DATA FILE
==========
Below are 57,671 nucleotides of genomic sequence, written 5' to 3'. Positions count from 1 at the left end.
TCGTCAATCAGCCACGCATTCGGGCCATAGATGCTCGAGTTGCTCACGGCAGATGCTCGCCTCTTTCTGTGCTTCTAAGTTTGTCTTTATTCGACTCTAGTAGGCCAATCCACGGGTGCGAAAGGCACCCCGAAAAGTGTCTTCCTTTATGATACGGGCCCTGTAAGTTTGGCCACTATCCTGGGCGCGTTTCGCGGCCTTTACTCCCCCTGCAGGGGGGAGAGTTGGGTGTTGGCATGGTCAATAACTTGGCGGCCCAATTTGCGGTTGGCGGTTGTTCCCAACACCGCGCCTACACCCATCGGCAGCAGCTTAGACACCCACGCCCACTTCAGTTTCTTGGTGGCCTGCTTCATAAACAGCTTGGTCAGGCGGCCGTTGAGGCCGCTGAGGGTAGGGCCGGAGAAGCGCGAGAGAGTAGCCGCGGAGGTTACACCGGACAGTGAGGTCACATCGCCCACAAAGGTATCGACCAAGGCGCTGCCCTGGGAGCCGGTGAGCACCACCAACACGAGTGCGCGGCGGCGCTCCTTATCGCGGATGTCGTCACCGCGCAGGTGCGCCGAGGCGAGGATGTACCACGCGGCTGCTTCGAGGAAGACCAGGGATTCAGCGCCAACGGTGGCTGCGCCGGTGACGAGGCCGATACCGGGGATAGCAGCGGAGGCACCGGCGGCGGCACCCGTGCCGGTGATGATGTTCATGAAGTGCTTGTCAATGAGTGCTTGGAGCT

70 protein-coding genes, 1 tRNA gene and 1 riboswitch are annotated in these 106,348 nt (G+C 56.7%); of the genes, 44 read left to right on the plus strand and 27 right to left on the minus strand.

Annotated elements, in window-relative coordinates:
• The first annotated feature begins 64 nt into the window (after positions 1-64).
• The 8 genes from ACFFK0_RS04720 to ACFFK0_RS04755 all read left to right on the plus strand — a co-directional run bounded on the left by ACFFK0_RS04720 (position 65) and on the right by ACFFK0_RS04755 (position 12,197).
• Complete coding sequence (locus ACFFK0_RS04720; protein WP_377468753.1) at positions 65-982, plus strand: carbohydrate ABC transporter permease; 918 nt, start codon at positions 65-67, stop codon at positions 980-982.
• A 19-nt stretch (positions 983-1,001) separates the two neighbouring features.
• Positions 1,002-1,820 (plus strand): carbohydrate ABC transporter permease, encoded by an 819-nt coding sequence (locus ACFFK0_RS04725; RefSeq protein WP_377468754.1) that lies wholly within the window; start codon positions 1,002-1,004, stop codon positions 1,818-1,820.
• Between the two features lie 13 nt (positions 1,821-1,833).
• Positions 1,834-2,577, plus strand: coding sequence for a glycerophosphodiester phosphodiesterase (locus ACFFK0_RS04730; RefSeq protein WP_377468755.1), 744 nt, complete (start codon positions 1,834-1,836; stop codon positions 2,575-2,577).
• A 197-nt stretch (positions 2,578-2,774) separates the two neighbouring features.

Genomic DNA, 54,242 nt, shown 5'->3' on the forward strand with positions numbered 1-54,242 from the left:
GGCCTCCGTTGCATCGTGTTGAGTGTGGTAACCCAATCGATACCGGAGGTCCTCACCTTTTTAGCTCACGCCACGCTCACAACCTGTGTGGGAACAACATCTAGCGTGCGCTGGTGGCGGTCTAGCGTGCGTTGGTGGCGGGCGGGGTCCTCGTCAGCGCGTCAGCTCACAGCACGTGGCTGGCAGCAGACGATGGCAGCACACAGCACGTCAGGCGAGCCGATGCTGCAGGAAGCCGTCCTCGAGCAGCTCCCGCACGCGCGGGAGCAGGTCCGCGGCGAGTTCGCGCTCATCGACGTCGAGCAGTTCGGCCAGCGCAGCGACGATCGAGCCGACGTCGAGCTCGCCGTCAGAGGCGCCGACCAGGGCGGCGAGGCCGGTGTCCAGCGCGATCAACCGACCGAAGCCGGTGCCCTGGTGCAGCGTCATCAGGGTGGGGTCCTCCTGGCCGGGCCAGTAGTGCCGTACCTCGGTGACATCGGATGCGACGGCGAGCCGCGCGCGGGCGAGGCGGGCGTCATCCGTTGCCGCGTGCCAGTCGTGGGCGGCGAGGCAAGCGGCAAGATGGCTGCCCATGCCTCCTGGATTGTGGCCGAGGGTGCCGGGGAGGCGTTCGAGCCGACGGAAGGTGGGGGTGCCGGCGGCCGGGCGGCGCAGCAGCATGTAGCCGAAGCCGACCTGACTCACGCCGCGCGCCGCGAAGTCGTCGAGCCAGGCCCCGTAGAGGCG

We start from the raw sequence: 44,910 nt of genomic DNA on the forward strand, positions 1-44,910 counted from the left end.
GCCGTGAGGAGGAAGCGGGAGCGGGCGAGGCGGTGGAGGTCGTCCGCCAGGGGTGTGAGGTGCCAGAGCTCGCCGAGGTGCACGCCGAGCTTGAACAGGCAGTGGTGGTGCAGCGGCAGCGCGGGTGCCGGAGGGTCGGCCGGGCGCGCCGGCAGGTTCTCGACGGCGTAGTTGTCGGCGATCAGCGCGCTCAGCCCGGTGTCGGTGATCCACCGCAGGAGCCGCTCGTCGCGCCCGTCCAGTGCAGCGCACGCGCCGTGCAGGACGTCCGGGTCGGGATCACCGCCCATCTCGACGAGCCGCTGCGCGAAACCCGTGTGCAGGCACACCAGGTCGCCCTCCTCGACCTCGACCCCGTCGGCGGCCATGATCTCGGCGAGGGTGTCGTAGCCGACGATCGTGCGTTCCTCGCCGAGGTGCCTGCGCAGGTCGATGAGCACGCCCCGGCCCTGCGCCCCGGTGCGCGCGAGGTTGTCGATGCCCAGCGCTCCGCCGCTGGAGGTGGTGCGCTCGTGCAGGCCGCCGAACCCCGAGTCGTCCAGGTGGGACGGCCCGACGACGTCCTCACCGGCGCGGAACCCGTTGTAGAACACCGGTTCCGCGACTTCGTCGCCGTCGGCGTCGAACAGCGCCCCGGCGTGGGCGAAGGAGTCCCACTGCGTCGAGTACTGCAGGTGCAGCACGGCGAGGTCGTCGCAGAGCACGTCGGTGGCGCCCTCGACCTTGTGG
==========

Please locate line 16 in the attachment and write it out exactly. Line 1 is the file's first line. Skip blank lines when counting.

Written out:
GCCGTGAGGAGGAAGCGGGAGCGGGCGAGGCGGTGGAGGTCGTCCGCCAGGGGTGTGAGGTGCCAGAGCTCGCCGAGGTGCACGCCGAGCTTGAACAGGCAGTGGTGGTGCAGCGGCAGCGCGGGTGCCGGAGGGTCGGCCGGGCGCGCCGGCAGGTTCTCGACGGCGTAGTTGTCGGCGATCAGCGCGCTCAGCCCGGTGTCGGTGATCCACCGCAGGAGCCGCTCGTCGCGCCCGTCCAGTGCAGCGCACGCGCCGTGCAGGACGTCCGGGTCGGGATCACCGCCCATCTCGACGAGCCGCTGCGCGAAACCCGTGTGCAGGCACACCAGGTCGCCCTCCTCGACCTCGACCCCGTCGGCGGCCATGATCTCGGCGAGGGTGTCGTAGCCGACGATCGTGCGTTCCTCGCCGAGGTGCCTGCGCAGGTCGATGAGCACGCCCCGGCCCTGCGCCCCGGTGCGCGCGAGGTTGTCGATGCCCAGCGCTCCGCCGCTGGAGGTGGTGCGCTCGTGCAGGCCGCCGAACCCCGAGTCGTCCAGGTGGGACGGCCCGACGACGTCCTCACCGGCGCGGAACCCGTTGTAGAACACCGGTTCCGCGACTTCGTCGCCGTCGGCGTCGAACAGCGCCCCGGCGTGGGCGAAGGAGTCCCACTGCGTCGAGTACTGCAGGTGCAGCACGGCGAGGTCGTCGCAGAGCACGTCGGTGGCGCCCTCGACCTTGTGG